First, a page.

100 Best Restaurants 2012: Present

From soulful bistros to high-gloss steakhouses, there's lots of good eating in DC, Maryland, and Virginia


The ornate, banquet-style presentations appear to be a thing of the past here, but it was never the show that endeared this Vietnamese restaurant to us. It was the cooking, which remains a feast of textural contrasts and colors brimming with popping flavors.

Few family-run ethnic restaurants possess this degree of style. With lacquered tables, ceramic floors, and a tinkling fish pond, it’s ideal for a special occasion or a night of catching up with friends. The menu, which has a penchant for giving Vietnamese standards corny-sounding names, is several pages long. The staff is eager to provide guidance, but be forewarned: You’re likely to be talked out of something interesting and led to more familiar dishes.

What to get: Clam-and-beef hash with garlic and ginger in a giant sesame cracker; crispy autumn rolls stuffed with pork and prawns; a crepe brimming with pork, shrimp, bean sprouts, and mint; shaky beef with lightly sautéed onions and crunchy watercress; clay pot of sliced pork or caramelized short ribs; purple-yam soup with pork and shrimp; Hanoi-style fish with dill, peanuts, and mint.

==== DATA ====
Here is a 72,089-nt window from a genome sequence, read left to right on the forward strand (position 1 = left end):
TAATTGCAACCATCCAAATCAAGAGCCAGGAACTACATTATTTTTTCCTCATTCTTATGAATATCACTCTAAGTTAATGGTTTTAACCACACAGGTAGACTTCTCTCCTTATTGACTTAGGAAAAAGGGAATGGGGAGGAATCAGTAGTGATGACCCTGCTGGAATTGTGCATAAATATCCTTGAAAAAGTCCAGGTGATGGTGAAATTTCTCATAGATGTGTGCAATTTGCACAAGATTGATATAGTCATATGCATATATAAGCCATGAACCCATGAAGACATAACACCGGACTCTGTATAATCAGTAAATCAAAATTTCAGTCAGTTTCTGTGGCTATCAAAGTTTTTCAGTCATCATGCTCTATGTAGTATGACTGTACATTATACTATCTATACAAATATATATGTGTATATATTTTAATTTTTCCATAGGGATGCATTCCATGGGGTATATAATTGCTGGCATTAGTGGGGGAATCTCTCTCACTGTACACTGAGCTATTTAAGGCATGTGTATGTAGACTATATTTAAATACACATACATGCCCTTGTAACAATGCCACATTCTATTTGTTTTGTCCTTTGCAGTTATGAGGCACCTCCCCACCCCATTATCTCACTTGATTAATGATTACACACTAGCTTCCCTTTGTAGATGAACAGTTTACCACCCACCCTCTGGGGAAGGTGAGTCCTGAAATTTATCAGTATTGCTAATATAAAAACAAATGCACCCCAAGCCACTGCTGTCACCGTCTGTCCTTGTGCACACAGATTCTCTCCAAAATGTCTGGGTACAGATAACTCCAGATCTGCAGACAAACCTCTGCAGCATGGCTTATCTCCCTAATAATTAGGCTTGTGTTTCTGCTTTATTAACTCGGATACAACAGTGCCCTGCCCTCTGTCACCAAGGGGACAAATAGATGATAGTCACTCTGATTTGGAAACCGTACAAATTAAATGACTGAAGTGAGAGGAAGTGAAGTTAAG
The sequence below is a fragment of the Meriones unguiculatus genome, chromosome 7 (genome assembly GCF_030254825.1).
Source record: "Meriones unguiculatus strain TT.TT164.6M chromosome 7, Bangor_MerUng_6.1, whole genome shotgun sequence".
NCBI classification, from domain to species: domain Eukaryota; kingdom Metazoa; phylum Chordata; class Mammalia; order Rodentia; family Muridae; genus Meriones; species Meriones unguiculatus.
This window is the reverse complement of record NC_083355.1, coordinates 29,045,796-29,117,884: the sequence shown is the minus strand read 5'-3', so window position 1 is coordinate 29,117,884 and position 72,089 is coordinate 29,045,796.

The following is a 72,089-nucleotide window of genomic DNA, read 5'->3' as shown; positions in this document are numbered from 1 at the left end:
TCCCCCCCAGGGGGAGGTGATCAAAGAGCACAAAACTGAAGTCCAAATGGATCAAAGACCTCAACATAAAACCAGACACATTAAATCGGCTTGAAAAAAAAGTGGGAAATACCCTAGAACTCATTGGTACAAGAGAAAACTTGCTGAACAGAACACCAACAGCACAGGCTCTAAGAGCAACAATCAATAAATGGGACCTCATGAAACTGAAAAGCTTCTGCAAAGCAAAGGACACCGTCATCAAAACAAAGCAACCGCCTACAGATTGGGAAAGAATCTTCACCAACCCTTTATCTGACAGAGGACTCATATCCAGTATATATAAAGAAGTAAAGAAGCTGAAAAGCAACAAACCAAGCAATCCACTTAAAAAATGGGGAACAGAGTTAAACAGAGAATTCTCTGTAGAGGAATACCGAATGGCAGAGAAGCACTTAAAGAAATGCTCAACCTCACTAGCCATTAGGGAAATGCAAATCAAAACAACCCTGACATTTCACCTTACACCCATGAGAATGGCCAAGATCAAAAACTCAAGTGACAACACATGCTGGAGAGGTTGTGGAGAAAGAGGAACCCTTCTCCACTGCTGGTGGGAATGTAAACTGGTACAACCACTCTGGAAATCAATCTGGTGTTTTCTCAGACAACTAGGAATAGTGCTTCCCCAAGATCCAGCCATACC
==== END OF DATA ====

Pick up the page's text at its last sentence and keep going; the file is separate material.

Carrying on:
Open daily for lunch and dinner. Inexpensive.

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Ann Limpert
Executive Food Editor/Critic

Ann Limpert joined Washingtonian in late 2003. She was previously an editorial assistant at Entertainment Weekly and a cook in New York restaurant kitchens, and she is a graduate of the Institute of Culinary Education. She lives in Logan Circle.